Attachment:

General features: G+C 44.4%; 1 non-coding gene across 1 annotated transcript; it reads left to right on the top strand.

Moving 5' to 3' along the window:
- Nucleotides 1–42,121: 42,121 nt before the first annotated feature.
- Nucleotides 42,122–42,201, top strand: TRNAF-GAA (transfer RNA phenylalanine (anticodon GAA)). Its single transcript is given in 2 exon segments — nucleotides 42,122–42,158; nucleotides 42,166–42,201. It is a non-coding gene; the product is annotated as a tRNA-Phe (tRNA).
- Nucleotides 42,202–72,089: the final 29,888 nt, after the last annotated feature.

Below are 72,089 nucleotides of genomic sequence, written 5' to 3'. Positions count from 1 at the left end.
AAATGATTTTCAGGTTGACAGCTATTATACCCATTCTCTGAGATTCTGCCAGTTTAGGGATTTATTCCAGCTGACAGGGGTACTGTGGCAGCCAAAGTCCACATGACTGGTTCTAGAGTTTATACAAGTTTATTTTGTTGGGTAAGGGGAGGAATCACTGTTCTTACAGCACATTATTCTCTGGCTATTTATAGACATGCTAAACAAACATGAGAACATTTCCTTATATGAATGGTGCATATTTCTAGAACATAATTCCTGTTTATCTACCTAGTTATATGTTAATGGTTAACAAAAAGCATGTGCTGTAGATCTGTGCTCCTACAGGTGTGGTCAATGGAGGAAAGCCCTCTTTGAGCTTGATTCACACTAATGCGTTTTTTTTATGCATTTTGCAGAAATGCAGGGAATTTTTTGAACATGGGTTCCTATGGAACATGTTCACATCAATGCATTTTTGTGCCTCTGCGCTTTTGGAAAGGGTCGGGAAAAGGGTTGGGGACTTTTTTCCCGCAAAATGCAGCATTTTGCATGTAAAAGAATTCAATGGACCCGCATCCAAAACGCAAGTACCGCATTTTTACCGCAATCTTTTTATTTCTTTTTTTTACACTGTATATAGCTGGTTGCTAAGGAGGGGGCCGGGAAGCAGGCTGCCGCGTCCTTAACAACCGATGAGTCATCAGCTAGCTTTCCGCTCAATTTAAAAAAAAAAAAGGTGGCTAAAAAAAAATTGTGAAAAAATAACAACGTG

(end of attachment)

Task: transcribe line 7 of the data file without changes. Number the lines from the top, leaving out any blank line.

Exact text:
AAATGATTTTCAGGTTGACAGCTATTATACCCATTCTCTGAGATTCTGCCAGTTTAGGGATTTATTCCAGCTGACAGGGGTACTGTGGCAGCCAAAGTCCACATGACTGGTTCTAGAGTTTATACAAGTTTATTTTGTTGGGTAAGGGGAGGAATCACTGTTCTTACAGCACATTATTCTCTGGCTATTTATAGACATGCTAAACAAACATGAGAACATTTCCTTATATGAATGGTGCATATTTCTAGAACATAATTCCTGTTTATCTACCTAGTTATATGTTAATGGTTAACAAAAAGCATGTGCTGTAGATCTGTGCTCCTACAGGTGTGGTCAATGGAGGAAAGCCCTCTTTGAGCTTGATTCACACTAATGCGTTTTTTTTATGCATTTTGCAGAAATGCAGGGAATTTTTTGAACATGGGTTCCTATGGAACATGTTCACATCAATGCATTTTTGTGCCTCTGCGCTTTTGGAAAGGGTCGGGAAAAGGGTTGGGGACTTTTTTCCCGCAAAATGCAGCATTTTGCATGTAAAAGAATTCAATGGACCCGCATCCAAAACGCAAGTACCGCATTTTTACCGCAATCTTTTTATTTCTTTTTTTTACACTGTATATAGCTGGTTGCTAAGGAGGGGGCCGGGAAGCAGGCTGCCGCGTCCTTAACAACCGATGAGTCATCAGCTAGCTTTCCGCTCAATTTAAAAAAAAAAAAGGTGGCTAAAAAAAAATTGTGAAAAAATAACAACGTG